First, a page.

“Driving open authentication standards like WebAuthn has long been at the heart of Yubico’s mission to deliver powerful security with a delightful user experience,” said Christopher Harrell, Chief Technology Officer at Yubico. “By offering a CAPTCHA alternative via a single touch backed by YubiKey hardware and public key cryptography, Cloudflare’s Cryptographic Attestation of Personhood experiment could help further reduce the cognitive load placed on users as they interact with sites under strain or attack. I hope this experiment will enable people to accomplish their goals with minimal friction and strong privacy, and that the results will show it is worthwhile for other sites to consider using hardware security for more than just authentication.”
How does it work?
The Cryptographic Attestation of Personhood relies on Web Authentication (WebAuthn) Attestation. This is an API that has been standardized at the W3C and is already implemented in most modern web browsers and operating systems. It aims to provide a standard interface to authenticate users on the web and use the cryptography capability of their devices.
As the need for stronger security with improved usability increases, we envision the deployment instances of WebAuthn to rise.
|iOS 14.5||All browsers|
|Android 10 and later||Chrome|
Assuming you are using a hardware device with a compatible configuration, you might be wondering what is happening behind the scenes.
The elevator pitch
The short version is that your device has an embedded secure module containing a unique secret sealed by your manufacturer. The security module is capable of proving it owns such a secret without revealing it. Cloudflare asks you for proof and checks that your manufacturer is legitimate.
The technical explanation
The longer version is that this verification involves public-key cryptography and digital certificates.
Public-key cryptography provides a way to produce unforgeable digital signatures. A user generates a signing key that can sign messages and a verification key that can be used by anyone to verify a message is authentic. This is akin to a signet ring, where the imprint of the ring is the signature and the ring itself the signing key.
Signature schemes are used widely to prove authenticity. Right now, your browser has verified that the server claiming to be “blog.cloudflare.com” is legitimate by verifying a signature made by someone who has a signing key associated with “blog.cloudflare.com”. To show the verification key is legitimate, the server provides a certificate that links the verification key to “blog.cloudflare.com”, itself signed by another verification key in another certificate. This chain goes all the way up to a root certificate from a Certificate Authority built into your browser.
Let's take another example. Alice owns a laptop with a secure module embedded. This module holds a signing key, sk_a. Alice says she sent a love letter to Bob yesterday. However, Bob is suspicious. Despite the letter stating "Hi Bob, it's Alice", Bob would like to be sure this letter comes from Alice. To do so, Bob asks Alice to provide her signature for the following message "musical-laboratory-ground". Since Bob chooses the message, if Alice can provide a signature associated with her verification key (pk_a), Bob would be convinced the love letter is from Alice. Alice does provide the signature, sk_a(“musical-laboratory-ground”). Bob confirms sk_a(“musical-laboratory-ground”) is associated with pk_a. He can now securely engage in their cryptographer relationship.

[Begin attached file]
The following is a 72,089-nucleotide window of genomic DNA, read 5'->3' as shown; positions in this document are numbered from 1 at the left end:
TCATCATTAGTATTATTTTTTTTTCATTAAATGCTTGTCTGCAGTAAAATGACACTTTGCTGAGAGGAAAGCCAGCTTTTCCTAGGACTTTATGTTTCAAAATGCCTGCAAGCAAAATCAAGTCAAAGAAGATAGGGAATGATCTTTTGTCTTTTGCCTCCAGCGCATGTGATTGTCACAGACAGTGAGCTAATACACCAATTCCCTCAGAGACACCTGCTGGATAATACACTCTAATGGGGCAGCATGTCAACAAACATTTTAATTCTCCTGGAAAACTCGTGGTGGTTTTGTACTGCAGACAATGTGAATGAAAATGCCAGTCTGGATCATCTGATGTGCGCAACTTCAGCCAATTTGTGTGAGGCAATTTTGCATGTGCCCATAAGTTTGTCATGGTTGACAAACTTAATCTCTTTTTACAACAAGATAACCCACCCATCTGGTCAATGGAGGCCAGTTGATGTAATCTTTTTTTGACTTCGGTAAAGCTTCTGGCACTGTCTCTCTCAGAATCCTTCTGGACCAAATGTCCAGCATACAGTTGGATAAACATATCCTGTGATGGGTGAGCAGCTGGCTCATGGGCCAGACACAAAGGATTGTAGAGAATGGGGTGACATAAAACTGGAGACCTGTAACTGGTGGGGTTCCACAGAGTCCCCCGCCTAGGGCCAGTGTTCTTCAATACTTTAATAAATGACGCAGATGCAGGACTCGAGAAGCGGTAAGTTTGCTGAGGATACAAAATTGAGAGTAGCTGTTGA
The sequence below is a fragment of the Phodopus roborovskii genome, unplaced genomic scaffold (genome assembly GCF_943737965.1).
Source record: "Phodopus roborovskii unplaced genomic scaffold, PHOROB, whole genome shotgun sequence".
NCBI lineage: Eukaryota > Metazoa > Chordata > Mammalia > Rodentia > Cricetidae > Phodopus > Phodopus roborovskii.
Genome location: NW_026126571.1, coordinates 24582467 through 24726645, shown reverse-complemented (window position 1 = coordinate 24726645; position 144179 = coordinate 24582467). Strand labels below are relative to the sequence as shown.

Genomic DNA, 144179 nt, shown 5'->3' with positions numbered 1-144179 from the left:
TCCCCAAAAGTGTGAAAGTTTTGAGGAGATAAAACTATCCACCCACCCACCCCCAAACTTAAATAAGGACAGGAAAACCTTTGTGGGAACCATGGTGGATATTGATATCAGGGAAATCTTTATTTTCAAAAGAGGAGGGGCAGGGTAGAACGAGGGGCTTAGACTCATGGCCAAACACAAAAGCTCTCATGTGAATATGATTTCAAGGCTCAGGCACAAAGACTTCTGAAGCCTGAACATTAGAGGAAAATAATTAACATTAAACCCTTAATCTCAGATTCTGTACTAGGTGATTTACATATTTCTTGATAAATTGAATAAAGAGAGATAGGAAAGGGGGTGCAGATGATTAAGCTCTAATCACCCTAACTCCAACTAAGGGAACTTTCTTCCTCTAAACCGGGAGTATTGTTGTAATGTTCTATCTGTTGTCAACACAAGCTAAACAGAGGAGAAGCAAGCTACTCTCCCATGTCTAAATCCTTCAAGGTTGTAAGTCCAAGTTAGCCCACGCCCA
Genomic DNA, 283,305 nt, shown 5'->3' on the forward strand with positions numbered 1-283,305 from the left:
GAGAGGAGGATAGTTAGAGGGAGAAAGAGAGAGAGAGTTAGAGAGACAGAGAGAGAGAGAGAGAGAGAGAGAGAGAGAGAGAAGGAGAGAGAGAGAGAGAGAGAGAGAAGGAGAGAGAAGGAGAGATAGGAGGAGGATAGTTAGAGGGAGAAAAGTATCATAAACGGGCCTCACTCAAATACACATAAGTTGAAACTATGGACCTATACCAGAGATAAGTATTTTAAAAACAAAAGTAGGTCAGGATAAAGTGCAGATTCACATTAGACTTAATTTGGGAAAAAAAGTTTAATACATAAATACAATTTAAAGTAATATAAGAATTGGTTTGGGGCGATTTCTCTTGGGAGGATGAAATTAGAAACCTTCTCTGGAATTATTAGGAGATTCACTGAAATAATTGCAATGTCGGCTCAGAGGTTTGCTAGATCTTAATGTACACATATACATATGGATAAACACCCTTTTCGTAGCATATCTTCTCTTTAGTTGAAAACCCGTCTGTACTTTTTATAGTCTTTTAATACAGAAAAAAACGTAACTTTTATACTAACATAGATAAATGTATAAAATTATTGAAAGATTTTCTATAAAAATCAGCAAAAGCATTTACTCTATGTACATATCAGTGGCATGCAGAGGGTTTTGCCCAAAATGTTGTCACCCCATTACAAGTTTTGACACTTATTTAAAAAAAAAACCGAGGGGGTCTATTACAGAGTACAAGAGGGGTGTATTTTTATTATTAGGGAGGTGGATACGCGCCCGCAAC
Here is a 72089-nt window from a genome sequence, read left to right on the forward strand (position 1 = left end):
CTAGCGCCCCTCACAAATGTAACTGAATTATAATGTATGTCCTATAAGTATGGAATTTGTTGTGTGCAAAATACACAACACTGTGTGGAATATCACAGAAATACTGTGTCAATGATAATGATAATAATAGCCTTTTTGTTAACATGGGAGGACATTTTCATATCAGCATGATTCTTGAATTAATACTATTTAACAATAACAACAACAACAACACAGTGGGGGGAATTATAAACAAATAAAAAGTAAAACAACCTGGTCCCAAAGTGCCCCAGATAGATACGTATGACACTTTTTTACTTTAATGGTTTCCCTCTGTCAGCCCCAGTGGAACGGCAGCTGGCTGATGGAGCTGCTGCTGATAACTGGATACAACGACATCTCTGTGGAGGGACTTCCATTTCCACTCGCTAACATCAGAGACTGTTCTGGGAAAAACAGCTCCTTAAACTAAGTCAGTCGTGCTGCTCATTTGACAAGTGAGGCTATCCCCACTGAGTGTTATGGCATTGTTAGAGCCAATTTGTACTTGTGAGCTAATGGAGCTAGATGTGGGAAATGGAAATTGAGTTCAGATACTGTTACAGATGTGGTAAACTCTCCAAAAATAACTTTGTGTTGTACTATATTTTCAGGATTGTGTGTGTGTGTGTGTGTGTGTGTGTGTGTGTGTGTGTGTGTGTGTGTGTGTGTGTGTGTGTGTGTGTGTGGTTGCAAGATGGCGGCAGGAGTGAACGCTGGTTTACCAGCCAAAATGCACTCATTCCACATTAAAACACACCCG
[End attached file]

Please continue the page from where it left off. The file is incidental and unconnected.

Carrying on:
Thinking back to the Cryptographic Attestation of Personhood, you now know that your hardware key embeds a signing key. However, Cloudflare does not and cannot know the signing keys of all users of the Internet. To alleviate this problem, Cloudflare requests a different kind of proof. When asked if you are a human, we ask you to prove you are in control of a public key signed by a trusted manufacturer. When shipping devices with a secure module, manufacturers sign the associated attestation public key with a digital certificate.
Digital certificates usually contain a public key, information about the organization they are provisioned for, a validity period, the allowed usage, and a signature from a Certificate Authority making sure the certificate is legitimate. They allow metadata to be associated with a public key and therefore provide information about the issuer of a signature.
So when Cloudflare asks you to provide a signature, it verifies your public key has been signed by the public key of a manufacturer. Since manufacturers have multiple levels of certificates, your device provides a chain of certificates that Cloudflare is able to verify. Each link in the chain is signed by its predecessor and signs its successor. Cloudflare trusts the root certificate of manufacturers. Because their numbers are limited, we have the capacity to verify them manually.
Designing a challenge asking users to prove they are in control of a key from a certain manufacturer comes with a privacy and security challenge.
The privacy properties of the Cryptographic Attestation of Personhood are summarized in the following table.
|Property||Cloudflare Could||Cloudflare Does|
|Get your fingerprints or face||NO||N/A|
|Know the manufacturer of your key||YES - limited to the number of keys in your batch*||YES|
|Associate a unique ID to your key||YES**||NO|
* There must be 100,000 or more keys per batch (FIDO UAF Protocol Specification #18.104.22.168.1). However, self-signed keys and keys from certain manufacturers have been found to not meet this requirement.
**This would require that we set a separate and distinct cookie to track your key. This is antithetical to privacy on the Internet, and to the goals of this project. You can learn more about how we are removing cookies like __cfduid here.
Attestation without collecting biometrics
The aim of this project: we want to know that you’re human. But we’re not interested in which human you are.